Turning sparks of possibility into flames of achievement

Improve your stability & performance with this 4 week program

 This program is an example of a good place to begin with resistance training for increasing performance in acrobatics or any other sport. Before going into heavier more complex lifts we want to prepare our bodies, condition healthy movement patterns, and promote good lifting posture. In the execution of the exercises it is important to remember to not just “bang out reps” but focus on the particular goal of each exercise.

Lower Body Week 1-4

In this 3-4 week phase we are focusing on improving our squatting mechanics, building strength, endurance and the necessary mobility for progressing towards more intense Olympic lifts in the following weeks.

Goals

  • [X] Improved knee tracking
  • [X] Improved Mobility and Squatting mechanicss
  • [X] Improved strength ratios
  • [X] Stronger Posterior chain

Program

Full Program Phase 1

No.ExerciseSet X RepsNotesTempoRest
A1Split Squat (ffe)4 X 10 -15Front foot elevated4101
A2One Leg Deadlift4 X 10 - 15One hand, opposite410160
B1Peterson Step Ups4 X 10 - 15Heel 45 deg2010
B2Back Extension4 X 8 - 10201060
C1Calf Raises3 X 8 - 10
C2Lateral Band walk3 Xback and forth60

Exercise description

The exercises are performed in the order of one set on each leg of A1 and then immediately one set on each leg of A2 followed by 60 seconds of rest, repeated for 4 sets. Then followed by B1 and B2 etc.

 Split Squat (ffe) A1

Split squat is an amazingly effective exercise for improving performance, we will be doing the “front foot elevated” variation. Our focus is going to be enhancing our knee tracking and we will be paying special attention to how our knee is moving during the exercise. By focusing on “pushing the knee out” we are promoting some external rotation through our hips and helping to stabilize
our knees during the lift, the idea is that this way we target the VMO and promote a better balance in the strength ratios of the different heads of the quads. By starting with split squats we are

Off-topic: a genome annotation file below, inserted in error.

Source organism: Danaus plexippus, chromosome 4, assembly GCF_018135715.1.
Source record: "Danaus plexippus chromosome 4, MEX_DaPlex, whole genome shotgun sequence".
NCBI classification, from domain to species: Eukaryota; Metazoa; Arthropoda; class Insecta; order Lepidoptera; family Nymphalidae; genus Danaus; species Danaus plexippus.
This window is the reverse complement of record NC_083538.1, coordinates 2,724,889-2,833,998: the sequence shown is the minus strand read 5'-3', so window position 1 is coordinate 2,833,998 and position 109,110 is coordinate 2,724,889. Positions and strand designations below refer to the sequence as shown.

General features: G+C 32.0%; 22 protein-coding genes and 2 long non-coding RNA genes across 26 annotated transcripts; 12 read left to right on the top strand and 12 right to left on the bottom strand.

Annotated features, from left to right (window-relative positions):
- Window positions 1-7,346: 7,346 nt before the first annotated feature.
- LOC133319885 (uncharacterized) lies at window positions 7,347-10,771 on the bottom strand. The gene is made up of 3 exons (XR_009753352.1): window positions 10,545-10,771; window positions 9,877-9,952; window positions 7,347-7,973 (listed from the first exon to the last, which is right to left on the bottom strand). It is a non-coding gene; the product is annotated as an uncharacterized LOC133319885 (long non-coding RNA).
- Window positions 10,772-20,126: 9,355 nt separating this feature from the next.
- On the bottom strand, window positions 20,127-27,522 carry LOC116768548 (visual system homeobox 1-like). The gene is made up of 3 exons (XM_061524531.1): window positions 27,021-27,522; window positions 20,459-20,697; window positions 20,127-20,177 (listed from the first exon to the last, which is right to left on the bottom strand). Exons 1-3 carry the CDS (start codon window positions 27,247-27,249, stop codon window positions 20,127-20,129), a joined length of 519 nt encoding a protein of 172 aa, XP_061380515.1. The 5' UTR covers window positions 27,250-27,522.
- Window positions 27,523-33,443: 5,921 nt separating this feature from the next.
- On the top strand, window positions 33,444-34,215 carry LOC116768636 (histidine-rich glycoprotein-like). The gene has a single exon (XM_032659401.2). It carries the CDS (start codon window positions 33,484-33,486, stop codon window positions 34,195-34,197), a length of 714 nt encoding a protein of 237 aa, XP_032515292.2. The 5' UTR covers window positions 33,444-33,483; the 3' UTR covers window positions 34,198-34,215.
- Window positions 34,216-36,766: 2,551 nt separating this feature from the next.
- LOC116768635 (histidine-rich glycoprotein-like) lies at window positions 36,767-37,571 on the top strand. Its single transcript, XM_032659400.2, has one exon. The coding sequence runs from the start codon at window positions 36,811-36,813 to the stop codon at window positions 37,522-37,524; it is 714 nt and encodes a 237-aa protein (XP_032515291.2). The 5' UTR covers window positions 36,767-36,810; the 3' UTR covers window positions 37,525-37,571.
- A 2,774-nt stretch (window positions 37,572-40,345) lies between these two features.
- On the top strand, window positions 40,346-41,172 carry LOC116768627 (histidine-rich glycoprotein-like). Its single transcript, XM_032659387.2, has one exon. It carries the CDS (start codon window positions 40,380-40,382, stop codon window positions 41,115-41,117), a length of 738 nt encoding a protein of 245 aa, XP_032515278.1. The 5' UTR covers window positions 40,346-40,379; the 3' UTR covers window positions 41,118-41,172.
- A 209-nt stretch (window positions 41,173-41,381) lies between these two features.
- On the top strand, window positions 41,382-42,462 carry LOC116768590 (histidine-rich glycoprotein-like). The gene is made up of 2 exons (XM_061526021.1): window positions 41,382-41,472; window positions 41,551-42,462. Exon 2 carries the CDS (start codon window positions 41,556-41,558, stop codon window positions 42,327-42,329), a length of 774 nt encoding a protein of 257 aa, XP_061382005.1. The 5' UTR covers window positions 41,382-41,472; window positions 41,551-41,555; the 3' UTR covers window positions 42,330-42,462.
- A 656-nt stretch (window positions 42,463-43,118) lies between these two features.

also actively working on our flexibility/mobility if done correctly we should experience an active loaded stretch at the bottom of the lift increasing our active flexibility for both the split squat and the squat.

NoExerciseSet X RepsNotesTempoFocus
A1Split Squat4 X 10 - 15Front foot elevated40101. Knee Tracking, 2. ROM

 


Single Leg Dead-lift A2

 

The single-leg deadlift not only develops hip strength and power, but it also allows the muscles of the hips and legs to act as stabilizers. If you think about it, every time you stand on one leg, you’re using the same muscles for balance and stability that are generally used for force production.

Forcing the body to maintain stability on one leg allows the athlete and coach to see strength imbalances from left to right side. This is extremely important for athletes as well as special populations. And it can go a long way to help reduce injuries and improve performance.1

For added focus, maintain level shoulders and torso at all times when performing single arm single-leg deadlift. You will need to fight the rotational pull with the weight.2

If at all possible, perform your single-leg deadlifts barefoot. The proprioceptive, neurological information from your feet will assist your balance and make you stronger.3

NoExerciseSet X RepsNotesTempoFocus
A2Single Leg Deadlift4 X 10 -15One hand,opposite41011. Neutral Spine,
 2. Hinge at the Hip,
 3. Back leg extension of spine

Peterson Step up B1

The Peterson step-up encourages forward tracking of the knee over the toe, along with a ball-of-the-foot contact point of the working leg, both of which encourage quad activation with emphasis
closer to the distal or knee end of the thigh.

  • Avoid pushing off the ground with the non-working leg. Let the working leg carry the entire load.
  • Stand up tall at the finish position.
  • Remember, the quads are knee extensors. To get the VMO to do the most work, squeeze the knee tight at the top.4